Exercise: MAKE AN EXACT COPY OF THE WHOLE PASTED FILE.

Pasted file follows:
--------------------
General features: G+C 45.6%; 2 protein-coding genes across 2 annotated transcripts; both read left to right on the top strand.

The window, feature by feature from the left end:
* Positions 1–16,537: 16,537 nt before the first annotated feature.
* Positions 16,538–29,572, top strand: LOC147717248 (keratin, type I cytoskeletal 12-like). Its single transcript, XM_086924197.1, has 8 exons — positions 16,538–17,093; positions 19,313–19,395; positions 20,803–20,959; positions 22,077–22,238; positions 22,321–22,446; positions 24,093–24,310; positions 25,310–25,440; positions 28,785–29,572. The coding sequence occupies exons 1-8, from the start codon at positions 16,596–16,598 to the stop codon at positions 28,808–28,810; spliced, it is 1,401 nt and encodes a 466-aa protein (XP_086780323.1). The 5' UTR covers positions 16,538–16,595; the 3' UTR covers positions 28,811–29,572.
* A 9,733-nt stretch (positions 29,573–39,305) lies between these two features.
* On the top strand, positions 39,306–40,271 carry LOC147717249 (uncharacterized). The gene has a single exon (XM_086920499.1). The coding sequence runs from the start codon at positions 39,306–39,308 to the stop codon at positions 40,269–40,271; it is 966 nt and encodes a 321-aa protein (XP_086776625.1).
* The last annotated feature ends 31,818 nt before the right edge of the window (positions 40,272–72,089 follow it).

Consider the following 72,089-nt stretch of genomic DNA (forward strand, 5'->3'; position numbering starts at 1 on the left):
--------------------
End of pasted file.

General features: G+C 45.6%; 2 protein-coding genes across 2 annotated transcripts; both read left to right on the top strand.

The window, feature by feature from the left end:
* Positions 1–16,537: 16,537 nt before the first annotated feature.
* Positions 16,538–29,572, top strand: LOC147717248 (keratin, type I cytoskeletal 12-like). Its single transcript, XM_086924197.1, has 8 exons — positions 16,538–17,093; positions 19,313–19,395; positions 20,803–20,959; positions 22,077–22,238; positions 22,321–22,446; positions 24,093–24,310; positions 25,310–25,440; positions 28,785–29,572. The coding sequence occupies exons 1-8, from the start codon at positions 16,596–16,598 to the stop codon at positions 28,808–28,810; spliced, it is 1,401 nt and encodes a 466-aa protein (XP_086780323.1). The 5' UTR covers positions 16,538–16,595; the 3' UTR covers positions 28,811–29,572.
* A 9,733-nt stretch (positions 29,573–39,305) lies between these two features.
* On the top strand, positions 39,306–40,271 carry LOC147717249 (uncharacterized). The gene has a single exon (XM_086920499.1). The coding sequence runs from the start codon at positions 39,306–39,308 to the stop codon at positions 40,269–40,271; it is 966 nt and encodes a 321-aa protein (XP_086776625.1).
* The last annotated feature ends 31,818 nt before the right edge of the window (positions 40,272–72,089 follow it).

Consider the following 72,089-nt stretch of genomic DNA (forward strand, 5'->3'; position numbering starts at 1 on the left):